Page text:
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Estelle stands in a field of poppylike plants in Season: A Letter to the Future, with a thought bubble above her head saying, “Life listens and then it does what it wants.” Image: Scavengers Studio via Polygon

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Season: A Letter to the Future is one of the best games I’ve played in years

Cycling, photography, and exploration converge in a pre-apocalyptic story

“When a dream crawls back out of your throat, it hurts,” says Maytora, an elderly woman hiding away from the world in a forest. She faces mandatory evacuation ahead of a looming disaster, and she seems almost relieved to leave behind the junk sculptures she’s painstakingly made throughout her life — to shed the burden of an unrecognized artist. But then I tell her I’d like to photograph them, so that they live on in a museum vault for future generations. She becomes giddy, then sighs as she reflects on her artistic regrets. Yet she’s surely more alive than she’s been in years.

Scavengers Studio’s Season: A Letter to the Future is about those moments when we’re most alive. As protagonist Estelle leaves home for the first time, she’s captivated by the sights and people of Tieng Valley, alive and hurting and transforming as they face the threat of an incoming cataclysm. The 10-hour journey consistently left me speechless and overwhelmed by the beauty of it all.

The gameplay loop in Season consists of taking pictures and recording the sounds of the world around you, amassing your collection of observations in the pages of a journal. At times, these pages guide you toward solving scripted mysteries — but most of the time, you’re filling out these pages simply to learn about the game world on your own terms. When you complete a page, you’ll find out more about Tieng Valley, Estelle, and this strange world perpetually shaped and reshaped by smaller-scale apocalypses, which mark the various eras, otherwise known as “seasons.” It’s Estelle’s job to document the world as we know it in the current season, so that its history lives on in the next. That world is stunning, filled with mysteries that expertly pull you toward a litany of beautiful moments and locales.

Estelle talks to Maytora, an artist hiding in the woods in Season: A Letter to the Future, with a dialogue option saying, “What magic might be hiding in this day which will pas and never return?” Image: Scavengers Studio via Polygon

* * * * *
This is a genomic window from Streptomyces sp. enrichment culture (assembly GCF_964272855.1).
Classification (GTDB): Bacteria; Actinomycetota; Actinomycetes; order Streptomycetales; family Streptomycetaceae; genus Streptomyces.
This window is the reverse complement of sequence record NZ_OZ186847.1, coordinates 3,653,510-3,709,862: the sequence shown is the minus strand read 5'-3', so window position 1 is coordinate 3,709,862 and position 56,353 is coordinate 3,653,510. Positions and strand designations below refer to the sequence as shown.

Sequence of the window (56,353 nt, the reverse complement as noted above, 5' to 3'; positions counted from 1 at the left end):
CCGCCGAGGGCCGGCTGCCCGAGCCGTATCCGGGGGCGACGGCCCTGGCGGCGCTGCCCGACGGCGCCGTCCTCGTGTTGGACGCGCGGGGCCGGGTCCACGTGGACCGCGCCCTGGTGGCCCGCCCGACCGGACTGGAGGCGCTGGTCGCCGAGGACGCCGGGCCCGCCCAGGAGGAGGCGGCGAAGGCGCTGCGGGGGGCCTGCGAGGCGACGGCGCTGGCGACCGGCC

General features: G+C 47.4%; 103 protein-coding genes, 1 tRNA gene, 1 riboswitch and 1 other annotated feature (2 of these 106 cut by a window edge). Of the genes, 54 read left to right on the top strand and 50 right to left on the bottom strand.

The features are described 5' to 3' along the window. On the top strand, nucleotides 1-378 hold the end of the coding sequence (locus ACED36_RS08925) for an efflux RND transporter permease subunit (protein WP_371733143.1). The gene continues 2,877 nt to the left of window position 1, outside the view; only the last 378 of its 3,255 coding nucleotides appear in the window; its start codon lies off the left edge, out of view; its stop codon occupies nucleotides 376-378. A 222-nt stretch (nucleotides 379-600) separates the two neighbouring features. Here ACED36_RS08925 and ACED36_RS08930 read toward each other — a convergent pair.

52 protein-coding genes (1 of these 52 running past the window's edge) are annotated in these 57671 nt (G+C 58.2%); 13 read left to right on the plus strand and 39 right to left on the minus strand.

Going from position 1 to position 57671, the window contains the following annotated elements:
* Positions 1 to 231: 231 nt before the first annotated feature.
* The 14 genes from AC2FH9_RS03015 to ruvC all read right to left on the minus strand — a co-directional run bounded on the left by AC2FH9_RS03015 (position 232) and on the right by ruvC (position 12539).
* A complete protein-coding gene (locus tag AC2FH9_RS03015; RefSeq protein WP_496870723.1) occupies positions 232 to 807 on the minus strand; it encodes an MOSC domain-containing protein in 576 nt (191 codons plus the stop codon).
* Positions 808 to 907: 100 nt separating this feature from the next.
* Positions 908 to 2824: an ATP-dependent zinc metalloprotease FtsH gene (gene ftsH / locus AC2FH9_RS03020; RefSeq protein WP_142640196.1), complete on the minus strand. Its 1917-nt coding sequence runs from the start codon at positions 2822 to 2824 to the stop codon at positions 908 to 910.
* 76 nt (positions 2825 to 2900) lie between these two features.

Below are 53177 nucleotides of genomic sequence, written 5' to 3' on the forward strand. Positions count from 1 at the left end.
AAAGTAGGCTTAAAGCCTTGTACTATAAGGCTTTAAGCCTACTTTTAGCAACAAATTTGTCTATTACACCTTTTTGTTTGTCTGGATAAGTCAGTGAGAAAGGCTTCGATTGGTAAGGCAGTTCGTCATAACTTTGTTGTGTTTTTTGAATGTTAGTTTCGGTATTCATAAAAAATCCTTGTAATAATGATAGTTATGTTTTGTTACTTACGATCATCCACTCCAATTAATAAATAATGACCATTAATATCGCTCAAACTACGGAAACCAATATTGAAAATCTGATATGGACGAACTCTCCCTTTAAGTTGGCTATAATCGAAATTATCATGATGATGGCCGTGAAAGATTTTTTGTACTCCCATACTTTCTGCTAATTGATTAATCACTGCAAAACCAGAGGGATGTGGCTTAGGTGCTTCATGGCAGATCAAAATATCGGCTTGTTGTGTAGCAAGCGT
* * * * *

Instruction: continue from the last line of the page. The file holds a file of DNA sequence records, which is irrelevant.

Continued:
Similar beauty is present in Season’s writing, which consists of some of the most gorgeous prose I have encountered: Sentences are deeply poetic, flowing seamlessly like the passage of time. A poem at the beginning of the game left me so stunned that I needed to pause in order to fully process it. Characters speak about loss, regret, and loneliness — combined with the core loop of exploration, photography, and journaling, these moments weave a tapestry as melancholic as it is engrossing. You can physically sense its beauty as well, when the DualSense controller vibrates as you bike on gravel or record and play melodies and innocuous noises.

My gripes with Season are so minimal as to be inconsequential. I didn’t enjoy having to constantly toggle the sprint button after I took my camera out or quickly interacted with something. The HUD image reminding you how to accelerate your bike is also intrusive, taking far too much space away from the stunning world (though this default setting can be turned off). Lastly, the story would work just as well without a ham-fisted plot point about time-related diseases.

But these nitpicky issues pale in comparison to Season’s potent sense of place, and the story it mines from this vibrant little valley. This beautiful project emerged from the workers at Scavengers, despite reports of toxic leadership that arose in 2021. They have created something wonderful and thought-provoking despite reported conditions no one should have to endure.

Estelle riders her bicycle down an overgrown cobblestone path in Season: A Letter to the Future Image: Scavengers Studio via Polygon

After spending a lifetime trying to control everything and never reaching the artistic heights she desired, Maytora decides to relinquish control when it comes to choosing the items that will represent Tieng Valley in Estelle’s journal. “Let’s follow our intuition, gather some pieces, and see what happens,” she says. “What magic might be hiding in this day which will pass and never return?”

Season is your journey of finding that ephemeral magic and making it permanent. Even as we stand outside in the rain, waiting for god or whoever is behind that door to let us inside, there is no other day exactly like today and there never will be again — and that alone makes it worth cherishing. Season is about every little thing we can value in a life as fleeting as the seasons, and it’s one of my favorite games in years.

Season: A Letter to the Future will be released on Jan. 31 on PlayStation 4, PlayStation 5, and Windows PC. The game was reviewed on PS5 using a pre-release download code provided by Scavengers Studio. Vox Media has affiliate partnerships. These do not influence editorial content, though Vox Media may earn commissions for products purchased via affiliate links. You can find additional information about Polygon’s ethics policy here.